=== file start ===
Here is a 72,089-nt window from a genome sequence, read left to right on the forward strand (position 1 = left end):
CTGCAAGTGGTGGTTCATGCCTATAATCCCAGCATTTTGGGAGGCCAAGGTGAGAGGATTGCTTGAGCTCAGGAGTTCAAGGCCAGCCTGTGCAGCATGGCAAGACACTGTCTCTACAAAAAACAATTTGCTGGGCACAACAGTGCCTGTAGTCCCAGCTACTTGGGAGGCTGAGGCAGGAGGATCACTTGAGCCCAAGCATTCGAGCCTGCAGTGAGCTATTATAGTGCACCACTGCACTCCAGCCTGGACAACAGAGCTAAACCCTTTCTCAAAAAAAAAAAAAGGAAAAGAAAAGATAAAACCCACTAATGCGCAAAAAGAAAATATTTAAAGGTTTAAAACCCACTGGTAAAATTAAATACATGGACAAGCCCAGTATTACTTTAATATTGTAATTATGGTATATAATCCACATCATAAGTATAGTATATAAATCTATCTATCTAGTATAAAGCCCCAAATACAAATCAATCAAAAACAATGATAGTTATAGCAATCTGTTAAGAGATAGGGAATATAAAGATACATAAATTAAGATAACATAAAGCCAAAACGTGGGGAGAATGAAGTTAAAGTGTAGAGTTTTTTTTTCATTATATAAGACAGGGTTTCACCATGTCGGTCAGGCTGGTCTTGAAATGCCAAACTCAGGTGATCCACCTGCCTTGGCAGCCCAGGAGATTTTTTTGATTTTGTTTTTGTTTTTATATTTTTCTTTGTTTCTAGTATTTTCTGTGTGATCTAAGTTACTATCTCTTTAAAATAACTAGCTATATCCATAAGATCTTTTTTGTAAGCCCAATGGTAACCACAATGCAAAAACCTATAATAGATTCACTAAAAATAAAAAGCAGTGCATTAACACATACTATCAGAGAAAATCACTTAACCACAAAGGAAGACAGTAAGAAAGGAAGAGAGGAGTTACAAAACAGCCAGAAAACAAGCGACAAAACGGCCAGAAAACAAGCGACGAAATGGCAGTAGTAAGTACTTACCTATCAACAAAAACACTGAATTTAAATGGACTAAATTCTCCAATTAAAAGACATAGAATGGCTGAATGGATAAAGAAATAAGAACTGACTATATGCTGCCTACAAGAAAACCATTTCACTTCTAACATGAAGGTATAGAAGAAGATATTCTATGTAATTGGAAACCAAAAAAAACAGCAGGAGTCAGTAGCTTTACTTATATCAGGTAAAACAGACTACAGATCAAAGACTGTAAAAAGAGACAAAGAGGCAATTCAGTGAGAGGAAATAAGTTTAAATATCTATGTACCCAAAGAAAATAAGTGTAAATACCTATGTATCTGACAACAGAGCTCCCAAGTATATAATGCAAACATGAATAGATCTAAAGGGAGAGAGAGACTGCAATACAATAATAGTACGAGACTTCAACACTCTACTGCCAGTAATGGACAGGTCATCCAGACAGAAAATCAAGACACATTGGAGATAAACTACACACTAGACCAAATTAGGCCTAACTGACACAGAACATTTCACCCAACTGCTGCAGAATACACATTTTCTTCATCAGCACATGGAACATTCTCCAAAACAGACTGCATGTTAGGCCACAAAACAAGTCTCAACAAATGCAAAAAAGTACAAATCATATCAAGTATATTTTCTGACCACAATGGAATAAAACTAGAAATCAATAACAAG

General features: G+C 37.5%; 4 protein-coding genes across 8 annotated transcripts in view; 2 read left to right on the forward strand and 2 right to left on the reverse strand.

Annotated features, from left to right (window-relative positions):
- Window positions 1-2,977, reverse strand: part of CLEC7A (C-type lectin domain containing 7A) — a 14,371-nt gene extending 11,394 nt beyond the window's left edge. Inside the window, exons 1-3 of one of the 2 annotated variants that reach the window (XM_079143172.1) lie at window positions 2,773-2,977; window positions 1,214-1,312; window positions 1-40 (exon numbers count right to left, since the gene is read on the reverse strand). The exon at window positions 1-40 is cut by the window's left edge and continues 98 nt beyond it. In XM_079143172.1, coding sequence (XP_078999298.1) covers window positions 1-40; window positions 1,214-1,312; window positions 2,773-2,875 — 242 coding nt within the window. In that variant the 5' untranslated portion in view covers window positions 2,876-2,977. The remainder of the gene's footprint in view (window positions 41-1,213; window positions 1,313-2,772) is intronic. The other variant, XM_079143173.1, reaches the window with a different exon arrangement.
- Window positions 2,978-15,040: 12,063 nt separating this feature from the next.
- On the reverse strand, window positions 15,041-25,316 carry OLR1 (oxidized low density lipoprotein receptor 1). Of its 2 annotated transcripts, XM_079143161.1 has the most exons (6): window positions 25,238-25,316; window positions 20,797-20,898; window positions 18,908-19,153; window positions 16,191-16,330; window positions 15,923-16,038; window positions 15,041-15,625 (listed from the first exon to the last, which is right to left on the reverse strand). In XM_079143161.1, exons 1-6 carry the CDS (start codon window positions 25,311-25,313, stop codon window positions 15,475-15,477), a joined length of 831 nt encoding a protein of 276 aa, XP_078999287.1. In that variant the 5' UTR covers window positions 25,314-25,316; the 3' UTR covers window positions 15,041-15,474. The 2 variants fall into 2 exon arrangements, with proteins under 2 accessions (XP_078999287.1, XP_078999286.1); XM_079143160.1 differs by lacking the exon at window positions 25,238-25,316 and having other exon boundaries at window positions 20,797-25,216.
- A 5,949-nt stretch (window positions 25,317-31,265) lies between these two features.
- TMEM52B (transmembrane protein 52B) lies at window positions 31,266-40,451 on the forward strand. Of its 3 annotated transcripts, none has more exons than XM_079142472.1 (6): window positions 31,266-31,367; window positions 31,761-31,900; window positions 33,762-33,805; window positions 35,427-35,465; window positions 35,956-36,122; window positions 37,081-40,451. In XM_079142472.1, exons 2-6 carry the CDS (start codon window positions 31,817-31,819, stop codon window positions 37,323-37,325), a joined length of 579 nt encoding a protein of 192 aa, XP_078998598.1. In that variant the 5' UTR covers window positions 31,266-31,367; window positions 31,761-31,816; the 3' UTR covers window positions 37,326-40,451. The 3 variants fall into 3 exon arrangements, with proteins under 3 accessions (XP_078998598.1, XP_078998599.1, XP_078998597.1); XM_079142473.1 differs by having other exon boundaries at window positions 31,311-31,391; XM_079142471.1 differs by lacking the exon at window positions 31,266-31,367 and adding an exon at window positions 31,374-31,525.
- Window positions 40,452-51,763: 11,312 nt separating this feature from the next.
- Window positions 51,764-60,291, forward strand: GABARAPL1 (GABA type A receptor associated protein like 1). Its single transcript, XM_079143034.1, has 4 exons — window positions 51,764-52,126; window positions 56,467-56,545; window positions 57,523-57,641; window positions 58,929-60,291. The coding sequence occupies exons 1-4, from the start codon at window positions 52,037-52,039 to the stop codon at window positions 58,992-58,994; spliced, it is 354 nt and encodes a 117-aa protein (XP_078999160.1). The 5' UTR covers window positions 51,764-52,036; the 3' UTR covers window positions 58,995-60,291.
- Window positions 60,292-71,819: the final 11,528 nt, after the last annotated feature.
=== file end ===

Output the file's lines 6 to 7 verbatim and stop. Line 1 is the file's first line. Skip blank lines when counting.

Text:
- Window positions 2,978-15,040: 12,063 nt separating this feature from the next.
- On the reverse strand, window positions 15,041-25,316 carry OLR1 (oxidized low density lipoprotein receptor 1). Of its 2 annotated transcripts, XM_079143161.1 has the most exons (6): window positions 25,238-25,316; window positions 20,797-20,898; window positions 18,908-19,153; window positions 16,191-16,330; window positions 15,923-16,038; window positions 15,041-15,625 (listed from the first exon to the last, which is right to left on the reverse strand). In XM_079143161.1, exons 1-6 carry the CDS (start codon window positions 25,311-25,313, stop codon window positions 15,475-15,477), a joined length of 831 nt encoding a protein of 276 aa, XP_078999287.1. In that variant the 5' UTR covers window positions 25,314-25,316; the 3' UTR covers window positions 15,041-15,474. The 2 variants fall into 2 exon arrangements, with proteins under 2 accessions (XP_078999287.1, XP_078999286.1); XM_079143160.1 differs by lacking the exon at window positions 25,238-25,316 and having other exon boundaries at window positions 20,797-25,216.